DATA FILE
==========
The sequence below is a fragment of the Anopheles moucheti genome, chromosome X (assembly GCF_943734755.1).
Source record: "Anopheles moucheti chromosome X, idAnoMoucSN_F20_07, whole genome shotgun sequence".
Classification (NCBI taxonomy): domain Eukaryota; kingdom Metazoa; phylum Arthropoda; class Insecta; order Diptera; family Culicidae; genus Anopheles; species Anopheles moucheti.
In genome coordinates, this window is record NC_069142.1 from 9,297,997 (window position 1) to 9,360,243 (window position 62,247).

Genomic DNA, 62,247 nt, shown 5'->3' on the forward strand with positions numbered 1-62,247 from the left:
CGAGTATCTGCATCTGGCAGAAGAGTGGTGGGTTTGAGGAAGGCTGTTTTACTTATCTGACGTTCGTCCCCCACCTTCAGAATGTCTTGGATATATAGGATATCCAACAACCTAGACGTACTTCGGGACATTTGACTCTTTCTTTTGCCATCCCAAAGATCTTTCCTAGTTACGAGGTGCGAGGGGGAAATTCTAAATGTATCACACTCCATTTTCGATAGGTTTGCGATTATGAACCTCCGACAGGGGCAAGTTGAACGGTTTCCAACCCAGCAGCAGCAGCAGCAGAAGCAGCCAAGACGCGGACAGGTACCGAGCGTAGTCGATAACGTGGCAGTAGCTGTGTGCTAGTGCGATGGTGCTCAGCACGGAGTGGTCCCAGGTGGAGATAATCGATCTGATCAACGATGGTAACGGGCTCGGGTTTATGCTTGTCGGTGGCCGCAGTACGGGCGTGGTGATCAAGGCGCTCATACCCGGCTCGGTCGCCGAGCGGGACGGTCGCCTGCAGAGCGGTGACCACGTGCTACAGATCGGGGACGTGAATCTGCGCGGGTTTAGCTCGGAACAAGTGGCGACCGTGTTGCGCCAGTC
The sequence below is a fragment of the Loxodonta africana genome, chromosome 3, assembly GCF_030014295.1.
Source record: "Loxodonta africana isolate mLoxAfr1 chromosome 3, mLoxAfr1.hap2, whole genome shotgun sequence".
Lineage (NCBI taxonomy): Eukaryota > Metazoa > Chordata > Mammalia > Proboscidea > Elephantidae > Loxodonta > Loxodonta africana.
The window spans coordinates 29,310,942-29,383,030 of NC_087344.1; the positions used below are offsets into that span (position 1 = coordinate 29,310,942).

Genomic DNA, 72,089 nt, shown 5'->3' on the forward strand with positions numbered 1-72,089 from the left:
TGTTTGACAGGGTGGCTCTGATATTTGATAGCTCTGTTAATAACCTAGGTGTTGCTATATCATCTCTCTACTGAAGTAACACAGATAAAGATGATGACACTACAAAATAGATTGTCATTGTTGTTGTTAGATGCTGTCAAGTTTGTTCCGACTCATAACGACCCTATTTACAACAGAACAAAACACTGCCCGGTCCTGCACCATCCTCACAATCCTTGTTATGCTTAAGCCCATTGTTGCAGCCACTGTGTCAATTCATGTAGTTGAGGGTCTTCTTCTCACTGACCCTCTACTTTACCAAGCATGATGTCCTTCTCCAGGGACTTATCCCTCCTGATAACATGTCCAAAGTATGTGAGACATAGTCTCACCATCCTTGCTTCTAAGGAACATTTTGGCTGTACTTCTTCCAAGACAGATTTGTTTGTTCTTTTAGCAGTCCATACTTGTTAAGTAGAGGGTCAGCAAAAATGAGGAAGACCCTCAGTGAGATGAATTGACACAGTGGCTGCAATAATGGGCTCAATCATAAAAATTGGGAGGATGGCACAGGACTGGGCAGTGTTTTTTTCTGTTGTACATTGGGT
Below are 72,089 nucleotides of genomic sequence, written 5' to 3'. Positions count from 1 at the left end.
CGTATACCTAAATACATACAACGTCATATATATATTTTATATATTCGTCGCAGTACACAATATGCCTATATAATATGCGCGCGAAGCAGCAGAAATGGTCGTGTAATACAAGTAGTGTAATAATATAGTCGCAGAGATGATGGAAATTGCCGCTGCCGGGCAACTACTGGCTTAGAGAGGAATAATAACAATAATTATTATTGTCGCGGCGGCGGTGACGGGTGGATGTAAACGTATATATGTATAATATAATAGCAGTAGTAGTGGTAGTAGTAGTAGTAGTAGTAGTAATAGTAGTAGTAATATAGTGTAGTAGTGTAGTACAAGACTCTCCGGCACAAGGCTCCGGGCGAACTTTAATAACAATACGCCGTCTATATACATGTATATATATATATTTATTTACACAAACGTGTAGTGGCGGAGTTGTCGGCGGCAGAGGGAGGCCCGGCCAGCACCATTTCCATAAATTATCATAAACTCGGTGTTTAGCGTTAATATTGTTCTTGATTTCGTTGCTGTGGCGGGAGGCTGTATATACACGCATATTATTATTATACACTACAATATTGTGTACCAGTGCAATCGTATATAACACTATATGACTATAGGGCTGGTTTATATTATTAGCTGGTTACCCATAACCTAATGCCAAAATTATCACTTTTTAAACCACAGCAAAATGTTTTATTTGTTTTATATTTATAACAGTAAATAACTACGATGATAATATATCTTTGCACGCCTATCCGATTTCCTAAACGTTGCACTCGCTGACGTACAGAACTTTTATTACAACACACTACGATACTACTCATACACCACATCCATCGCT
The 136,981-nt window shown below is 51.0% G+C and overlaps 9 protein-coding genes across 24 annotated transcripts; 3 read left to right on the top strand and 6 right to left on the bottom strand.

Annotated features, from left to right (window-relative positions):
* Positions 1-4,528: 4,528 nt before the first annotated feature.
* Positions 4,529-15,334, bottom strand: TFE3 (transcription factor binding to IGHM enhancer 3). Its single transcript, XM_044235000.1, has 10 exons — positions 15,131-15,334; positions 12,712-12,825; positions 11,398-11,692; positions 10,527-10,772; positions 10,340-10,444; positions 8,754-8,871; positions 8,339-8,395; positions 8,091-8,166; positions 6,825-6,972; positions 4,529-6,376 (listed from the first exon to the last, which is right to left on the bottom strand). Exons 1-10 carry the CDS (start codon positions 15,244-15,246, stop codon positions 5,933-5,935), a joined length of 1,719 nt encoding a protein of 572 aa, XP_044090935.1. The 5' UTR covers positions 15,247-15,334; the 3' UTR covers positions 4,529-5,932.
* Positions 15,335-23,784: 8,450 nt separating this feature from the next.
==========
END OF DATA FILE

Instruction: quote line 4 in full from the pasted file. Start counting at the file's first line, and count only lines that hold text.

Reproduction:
In genome coordinates, this window is record NC_069142.1 from 9,297,997 (window position 1) to 9,360,243 (window position 62,247).